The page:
Demonstrations against perceived racism toward Israel’s Ethiopian community turned violent over the weekend, injuring at least 13 people. Several thousand Israelis took part in a protest Sunday, highlighting problems stemming from integration, racial discrimination, and police brutality.
Protests remained relatively peaceful during the day and included Israelis many from different cultural and ethnic backgrounds. But by nightfall, a contingent had turned violent: shutting down a major highway in Tel Aviv, overturning cars, throwing stones, and setting fires. Police in riot gear used tear gas and water canons to disperse the crowds as they marched toward City Hall. Police Spokesman Micky Rosenfeld said that “multiple protesters” had been arrested.
Thousands of Ethiopian-Israelis and sympathizers marched in a demonstration that took a violent turn on Sunday. (Photo: AFP)
The recent demonstrations stem from anger after the beating of Damas Fikadeh, an Ethiopian-Israeli soldier, by Israeli police. In a purported video of the incident posted to YouTube, a police officer can be seen attacking the young man, in army uniform, without visible provocation. The officers involved were suspended pending an inquiry into their behavior.
On Monday, Israeli Prime Minister Benjamin Netanyahu met with Fikadeh in Jerusalem, giving him a hug before a pool of reporters. The PM said he “unequivocally condemns” the use of excessive force by police and promised to bring the officers to justice. Meanwhile, Public Security Minister Yitzhak Aharonovich told Hebrew language media that the officers actions were “a disgrace” and pledged a thorough investigation.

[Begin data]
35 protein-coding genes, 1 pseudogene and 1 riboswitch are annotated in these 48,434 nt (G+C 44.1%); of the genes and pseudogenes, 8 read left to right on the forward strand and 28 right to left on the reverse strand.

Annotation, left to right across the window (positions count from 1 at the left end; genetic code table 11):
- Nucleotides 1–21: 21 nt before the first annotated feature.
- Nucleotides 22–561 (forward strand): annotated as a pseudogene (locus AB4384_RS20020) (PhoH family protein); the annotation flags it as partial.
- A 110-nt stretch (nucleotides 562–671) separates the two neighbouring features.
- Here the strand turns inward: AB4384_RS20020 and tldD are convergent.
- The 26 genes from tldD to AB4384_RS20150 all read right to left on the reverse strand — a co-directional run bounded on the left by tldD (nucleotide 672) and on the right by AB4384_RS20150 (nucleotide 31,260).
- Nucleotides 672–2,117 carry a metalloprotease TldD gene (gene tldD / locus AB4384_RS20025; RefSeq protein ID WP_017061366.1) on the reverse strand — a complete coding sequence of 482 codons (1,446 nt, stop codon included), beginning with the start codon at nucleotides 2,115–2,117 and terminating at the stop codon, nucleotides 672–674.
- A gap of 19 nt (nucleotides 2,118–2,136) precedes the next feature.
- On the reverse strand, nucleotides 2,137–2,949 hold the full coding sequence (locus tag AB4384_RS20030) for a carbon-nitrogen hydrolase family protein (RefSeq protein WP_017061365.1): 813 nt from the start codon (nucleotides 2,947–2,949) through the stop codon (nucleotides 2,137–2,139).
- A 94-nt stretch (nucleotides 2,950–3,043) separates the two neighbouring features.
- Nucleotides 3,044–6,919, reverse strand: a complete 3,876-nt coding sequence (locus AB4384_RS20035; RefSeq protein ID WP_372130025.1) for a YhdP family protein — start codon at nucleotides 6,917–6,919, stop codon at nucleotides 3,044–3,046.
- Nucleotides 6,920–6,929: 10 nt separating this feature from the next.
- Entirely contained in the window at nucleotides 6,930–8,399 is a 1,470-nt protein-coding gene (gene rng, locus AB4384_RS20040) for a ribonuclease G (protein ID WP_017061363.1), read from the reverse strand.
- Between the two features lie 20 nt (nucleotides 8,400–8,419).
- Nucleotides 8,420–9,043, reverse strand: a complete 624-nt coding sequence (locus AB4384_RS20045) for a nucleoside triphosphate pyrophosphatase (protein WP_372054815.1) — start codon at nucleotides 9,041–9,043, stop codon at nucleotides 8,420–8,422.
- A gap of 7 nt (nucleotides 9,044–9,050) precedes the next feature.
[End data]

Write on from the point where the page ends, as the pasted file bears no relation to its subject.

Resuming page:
The scale of the weekend protest show complicated divides among different communities in Israeli society. Roughly 120,000 Ethiopian Jews live in Israel; most immigrated through government sponsored programs between 1984 and 1991; followed by a Russian immigration of nearly nearly 1,000,000 – dwarfing the Ethiopian community socially and economically. Initially, many poorly educated Ethiopians had trouble integrating into Israel’s Western culture, although the second generation includes military officers, businessmen, and Miss Israel 2014. The younger generation of darker-skinned Israelis complains, however, of racism and economic disenfranchisement.
Some of the protesters’ complaints echoed other economic grievances aired by mainly middle class Israeli protesters in large demonstrations in 2011.